Wednesday, December 9, 2009

New Research into Dutch Euthanasia law casts doubt on who actually decides

Anthropologist and lawyer Anne-Marie The recently published a new study on euthanasia in the Netherlands casts doubt on whether people actually choose euthanasia?

Anne-Marie The asks the question - Do the wishes of the patient always trump those of the doctor?

An article published in the NRC Handelsblad explains the concerns of Anne-Marie The by this anecdote.
The doctor and the patient had agreed to meet on a Friday at 2 PM. When the doctor rang the doorbell the patient was watching the Wimbleton tennis tournament on TV. Did the doctor mind if he finished watching the match first?
The researched the 2331 cases of euthanasia in the Netherlands last year by speaking to doctors, medical specialists, lawyers, ethicists and politicians about how the (2001) Dutch euthanasia law came to be and the application of the law.

Remember, that when we refer to the 2331 cases of euthanasia in the Netherlands in 2008, that number does not include the approximately 550 death without consent and the approximately 400 cases of assisted suicide.

The stated:
"There is the euthanasia law and then there is the euthanasia reality. To think that we have neatly arranged everything by adopting the euthanasia law is an illusion. Reality is more complicated than that: every patient, every situation and every doctor is different."
The article in the NRC Handelsblad states:
The Dutch euthanasia law didn't legalise euthanasia, but it allows a medical review board to suspend prosecution of doctors who perform it under certain circumstances.
This means that the law actually gave physicians the right to directly and intentionally cause the death of a patient, it did not give patients the right to euthanasia.

Anne Marie The found that the reality of the law does not always follow procedure. She interviewed one doctor who told her of a case where the patient had requested euthanasia but since it was a Friday afternoon there wasn't another physician who could give a second opinion. The doctor said that he did it anyway.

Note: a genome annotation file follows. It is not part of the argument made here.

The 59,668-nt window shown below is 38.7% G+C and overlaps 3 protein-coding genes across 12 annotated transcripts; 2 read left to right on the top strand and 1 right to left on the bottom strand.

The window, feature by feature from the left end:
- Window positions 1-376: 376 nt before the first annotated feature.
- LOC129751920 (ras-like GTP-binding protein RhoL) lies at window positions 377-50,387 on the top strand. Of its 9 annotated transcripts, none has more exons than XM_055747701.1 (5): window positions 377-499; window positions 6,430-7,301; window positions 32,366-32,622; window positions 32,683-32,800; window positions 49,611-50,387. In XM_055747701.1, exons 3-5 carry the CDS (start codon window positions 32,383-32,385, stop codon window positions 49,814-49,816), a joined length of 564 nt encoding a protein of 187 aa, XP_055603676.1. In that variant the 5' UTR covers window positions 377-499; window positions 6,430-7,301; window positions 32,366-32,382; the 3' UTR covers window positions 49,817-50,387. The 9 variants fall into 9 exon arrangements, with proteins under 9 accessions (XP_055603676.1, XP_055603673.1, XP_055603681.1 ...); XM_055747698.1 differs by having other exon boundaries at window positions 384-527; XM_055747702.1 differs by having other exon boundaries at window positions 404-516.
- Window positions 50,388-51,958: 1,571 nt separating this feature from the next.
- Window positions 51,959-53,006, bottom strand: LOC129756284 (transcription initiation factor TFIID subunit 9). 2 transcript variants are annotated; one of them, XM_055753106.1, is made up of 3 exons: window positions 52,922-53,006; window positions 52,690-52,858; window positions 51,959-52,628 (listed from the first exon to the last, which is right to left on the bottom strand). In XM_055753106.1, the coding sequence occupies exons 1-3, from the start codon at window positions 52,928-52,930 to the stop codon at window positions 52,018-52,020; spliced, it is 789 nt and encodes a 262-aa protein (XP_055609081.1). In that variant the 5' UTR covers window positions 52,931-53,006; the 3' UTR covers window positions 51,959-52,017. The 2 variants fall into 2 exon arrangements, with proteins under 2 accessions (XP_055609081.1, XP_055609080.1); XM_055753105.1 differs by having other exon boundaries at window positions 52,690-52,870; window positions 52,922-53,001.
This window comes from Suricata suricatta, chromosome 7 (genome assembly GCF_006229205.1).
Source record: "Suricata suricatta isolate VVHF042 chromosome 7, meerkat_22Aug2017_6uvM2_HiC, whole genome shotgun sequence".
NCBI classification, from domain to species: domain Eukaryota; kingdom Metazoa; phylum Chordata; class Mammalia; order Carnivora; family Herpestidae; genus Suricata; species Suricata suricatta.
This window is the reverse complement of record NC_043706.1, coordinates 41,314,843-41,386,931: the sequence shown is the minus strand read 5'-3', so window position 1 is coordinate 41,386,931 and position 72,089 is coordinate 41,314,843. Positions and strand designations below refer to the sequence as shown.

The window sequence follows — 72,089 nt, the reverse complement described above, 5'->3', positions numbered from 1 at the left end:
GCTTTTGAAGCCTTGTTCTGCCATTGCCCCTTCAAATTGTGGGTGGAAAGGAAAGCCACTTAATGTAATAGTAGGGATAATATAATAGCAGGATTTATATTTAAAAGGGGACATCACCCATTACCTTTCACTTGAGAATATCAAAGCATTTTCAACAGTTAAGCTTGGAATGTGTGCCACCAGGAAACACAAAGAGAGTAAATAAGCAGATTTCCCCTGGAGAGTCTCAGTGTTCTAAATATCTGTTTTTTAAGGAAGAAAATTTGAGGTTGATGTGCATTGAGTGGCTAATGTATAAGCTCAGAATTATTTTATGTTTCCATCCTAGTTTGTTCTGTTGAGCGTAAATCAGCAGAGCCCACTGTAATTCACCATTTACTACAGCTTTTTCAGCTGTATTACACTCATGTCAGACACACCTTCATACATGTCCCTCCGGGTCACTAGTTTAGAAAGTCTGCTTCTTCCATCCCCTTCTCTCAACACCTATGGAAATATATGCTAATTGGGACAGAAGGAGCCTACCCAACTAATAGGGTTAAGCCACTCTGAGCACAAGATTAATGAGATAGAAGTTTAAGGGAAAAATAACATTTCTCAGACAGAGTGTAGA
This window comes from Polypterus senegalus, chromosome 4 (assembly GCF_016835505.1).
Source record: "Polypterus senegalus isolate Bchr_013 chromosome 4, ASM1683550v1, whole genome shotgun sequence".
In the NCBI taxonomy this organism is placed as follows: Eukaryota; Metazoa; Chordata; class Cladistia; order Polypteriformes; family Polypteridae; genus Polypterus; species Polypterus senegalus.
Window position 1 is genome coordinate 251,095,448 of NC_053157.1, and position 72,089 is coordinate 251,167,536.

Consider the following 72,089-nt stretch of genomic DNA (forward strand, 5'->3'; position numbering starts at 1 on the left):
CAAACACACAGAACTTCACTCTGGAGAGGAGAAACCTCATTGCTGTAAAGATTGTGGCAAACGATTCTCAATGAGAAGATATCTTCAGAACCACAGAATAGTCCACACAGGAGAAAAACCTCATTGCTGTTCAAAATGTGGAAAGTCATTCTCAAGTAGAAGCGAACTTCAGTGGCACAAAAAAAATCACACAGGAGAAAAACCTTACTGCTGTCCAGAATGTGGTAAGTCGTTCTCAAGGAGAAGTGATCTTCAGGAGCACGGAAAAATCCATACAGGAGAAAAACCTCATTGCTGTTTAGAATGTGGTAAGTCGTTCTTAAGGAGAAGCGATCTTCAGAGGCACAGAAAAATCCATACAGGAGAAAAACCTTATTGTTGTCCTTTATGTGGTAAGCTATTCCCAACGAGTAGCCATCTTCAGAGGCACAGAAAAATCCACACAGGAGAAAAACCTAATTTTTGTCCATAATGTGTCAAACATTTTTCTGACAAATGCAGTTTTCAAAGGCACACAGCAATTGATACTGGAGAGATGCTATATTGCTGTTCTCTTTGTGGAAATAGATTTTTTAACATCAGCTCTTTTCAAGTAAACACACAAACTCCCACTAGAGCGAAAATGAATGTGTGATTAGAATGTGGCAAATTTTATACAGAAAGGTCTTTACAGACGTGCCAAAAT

"He didn't tell anyone."
The stated:
"In the end it all comes down to people, one doctor will bring it up himself, another will avoid the subject as long as he or she can. When it does come up it is up to the doctor to figure out what the patient really wants. In the end he (the doctor) has to 'feel' if euthanasia is the right solution"
The also recognized that other countries are much more advanced in palliative care than the Netherlands. Anne-Marie The stated:
"by adopting the euthanasia law the Netherlands went the other way. Euthanasia came first, palliative care came afterwards."
The article in the NRC Handelsblad states:
Els Borst, the health minister at the time the euthanasia law was adopted and a doctor herself, told Anne-Marie The that she thought it was wrong to put euthanasia before palliative care. She was not alone in thinking so. Among the general practitioners, who are on the front line of euthanasia, a reluctance against the practise has begun to take root. One of them was Amsterdam general practitioner Joke Groen-Evers, a long-time supporter of euthanasia. Groen-Evers changed her mind after 2001 and began to advise patients and colleagues against euthanasia. She hoped good palliative care would make euthanasia obsolete.

Groen-Evers told Anne-Marie The that she offers "a set of alternative tools." When a patient brings up the subject, Groen-Evers enquires what it is he or she is afraid of. Is it fear of dying alone in the middle of the night? If so, she will try to find a solution. Groen-Evers also calls the patient herself and she regularly visits her patients. In most of her cases the request for euthanasia is never made.